Broken Bodies: A Review of “The Dragon’s Wrath: A Virtual Dream”

dragon's wrath

Review by Curtis Cole

Brent Roth, like many of Amazon’s self-published authors, have a unique take on science-fiction; often taking cues from their personal life to shore up narrative defects from authorial inexperience, books such as The Dragon’s Wrath: A Virtual Dream takes inspiration from many sources, but none more so than the author’s own misfortune. This is not a claim made in opposition to such strategies but more of an advisement that a reader is ought to be wary when reading such a text as sometimes it can be difficult to tell where the autobiography ends, and the narrative beings.

Throughout the narrative of Wrath the protagonist, a once athletic and sociable extrovert brimming with confidence, is brought low by a series of accidents. His injuries wound him severely and slowly but surely erode his entity until a shell of his former self is seen: he gains weight, loses confidence, and retreats into an introverted realm of virtual reality in order to compensate for the loss of human interaction, slowly confusing fiction with reality.

Curiously enough, Brent Roth was also injured prior to the writing of this volume. Once injured he was bedridden for three weeks. During this time, he wrote for fourteen hours per day, amassing a mammoth of a book totaling beyond two-hundred thousand words. Obviously this was a kind of therapy for the author while he was recovering; even so, however, aspects of his personality and life—from his political outlook to his romantic inclinations—are reflected ‘between the lines’. So the question is one of this: with many of these autobiographical works operating as either subsumed political manifestos or poorly worked manuscripts rushed out to garner someone’s fifteen minutes of fame, is this work one worth reading?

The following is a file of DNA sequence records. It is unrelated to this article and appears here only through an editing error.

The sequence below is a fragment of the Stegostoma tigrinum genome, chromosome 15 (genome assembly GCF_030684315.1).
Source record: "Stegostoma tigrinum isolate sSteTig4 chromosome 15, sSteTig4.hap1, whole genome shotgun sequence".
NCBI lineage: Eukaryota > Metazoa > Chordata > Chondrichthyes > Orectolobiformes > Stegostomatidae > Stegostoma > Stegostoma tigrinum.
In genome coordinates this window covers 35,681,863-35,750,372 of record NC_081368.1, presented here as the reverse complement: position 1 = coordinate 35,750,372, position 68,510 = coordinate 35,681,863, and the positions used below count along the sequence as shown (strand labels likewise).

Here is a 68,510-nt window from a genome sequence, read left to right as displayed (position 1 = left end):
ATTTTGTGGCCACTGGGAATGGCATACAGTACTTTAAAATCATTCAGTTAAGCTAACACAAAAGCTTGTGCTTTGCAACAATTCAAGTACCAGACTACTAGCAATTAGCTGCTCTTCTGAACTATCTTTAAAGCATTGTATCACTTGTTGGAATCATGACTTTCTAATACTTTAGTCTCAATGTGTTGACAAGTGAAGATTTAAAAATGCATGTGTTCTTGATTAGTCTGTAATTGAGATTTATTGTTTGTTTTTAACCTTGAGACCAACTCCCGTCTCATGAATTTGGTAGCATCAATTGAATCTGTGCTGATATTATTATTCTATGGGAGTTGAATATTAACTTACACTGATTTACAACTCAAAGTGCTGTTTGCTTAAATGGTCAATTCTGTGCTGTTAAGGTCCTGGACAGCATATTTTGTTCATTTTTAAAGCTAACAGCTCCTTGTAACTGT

My opinion would be yes, it is worth reading. Let me explain.

As explained previously, the premise of the novel is that a former socialite is torn from his preppy upper-middle class life. In order to compensate for the lack of socialization and self-esteem, he enters a virtual world. This is where the narrative picks up: the world he enters is called “The Dragon’s Wrath” a Virtual-Reality Massively Multiplayer Online Role Playing Game (VR-MMORPG). Ultra-realistic and difficult, reminding readers of a “Hardcore” gaming experiences such as “Dark Souls”, the world of “The Dragon’s Wrath” is something of a medieval fantasy infused with fictional creatures; recreating a Dark Ages inspired by Tolkein, this VR-MMORPG features home building reminiscent of “Minecraft”, first-person combat inspired by “The Elder Scrolls: Skyrim”, and player teamwork taken from the “World of Warcraft” handbook. Clearly the author is well rounded in his stable of contemporary fictional realms.

The protagonist, also named Brent, thrives in this world: he starts his game in the northern wastelands, the most formidable and deadly region, the barest of resources and the most desolate in terms of villages and other players. Slowly leveling his character while gathering resources, he is preparing for a trek to the top of a mountain. A place which holds a special artifact which will grant Brent’s character a great advantage in combat. After much effort, time, and patience the player is rewarded: he makes it to the top of the peak to be granted lightning powers, one of only a few such legendary perks in the game.